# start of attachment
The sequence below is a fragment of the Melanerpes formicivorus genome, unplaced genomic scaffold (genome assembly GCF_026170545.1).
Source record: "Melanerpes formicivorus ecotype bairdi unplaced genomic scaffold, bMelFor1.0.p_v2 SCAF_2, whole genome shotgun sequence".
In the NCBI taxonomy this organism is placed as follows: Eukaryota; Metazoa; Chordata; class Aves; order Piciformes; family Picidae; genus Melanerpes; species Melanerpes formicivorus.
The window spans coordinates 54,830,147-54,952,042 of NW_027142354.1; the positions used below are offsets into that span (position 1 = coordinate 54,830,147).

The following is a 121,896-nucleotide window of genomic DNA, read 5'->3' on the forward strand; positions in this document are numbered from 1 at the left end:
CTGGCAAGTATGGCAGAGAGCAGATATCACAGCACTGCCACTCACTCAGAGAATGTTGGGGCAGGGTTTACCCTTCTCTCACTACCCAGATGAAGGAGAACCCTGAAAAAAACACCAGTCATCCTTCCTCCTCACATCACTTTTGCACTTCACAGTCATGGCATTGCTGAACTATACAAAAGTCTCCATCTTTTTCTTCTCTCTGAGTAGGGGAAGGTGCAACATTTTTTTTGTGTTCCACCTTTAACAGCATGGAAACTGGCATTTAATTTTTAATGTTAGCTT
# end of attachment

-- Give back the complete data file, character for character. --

The sequence below is a fragment of the Melanerpes formicivorus genome, unplaced genomic scaffold (genome assembly GCF_026170545.1).
Source record: "Melanerpes formicivorus ecotype bairdi unplaced genomic scaffold, bMelFor1.0.p_v2 SCAF_2, whole genome shotgun sequence".
In the NCBI taxonomy this organism is placed as follows: Eukaryota; Metazoa; Chordata; class Aves; order Piciformes; family Picidae; genus Melanerpes; species Melanerpes formicivorus.
The window spans coordinates 54,830,147-54,952,042 of NW_027142354.1; the positions used below are offsets into that span (position 1 = coordinate 54,830,147).

The following is a 121,896-nucleotide window of genomic DNA, read 5'->3' on the forward strand; positions in this document are numbered from 1 at the left end:
CTGGCAAGTATGGCAGAGAGCAGATATCACAGCACTGCCACTCACTCAGAGAATGTTGGGGCAGGGTTTACCCTTCTCTCACTACCCAGATGAAGGAGAACCCTGAAAAAAACACCAGTCATCCTTCCTCCTCACATCACTTTTGCACTTCACAGTCATGGCATTGCTGAACTATACAAAAGTCTCCATCTTTTTCTTCTCTCTGAGTAGGGGAAGGTGCAACATTTTTTTTGTGTTCCACCTTTAACAGCATGGAAACTGGCATTTAATTTTTAATGTTAGCTT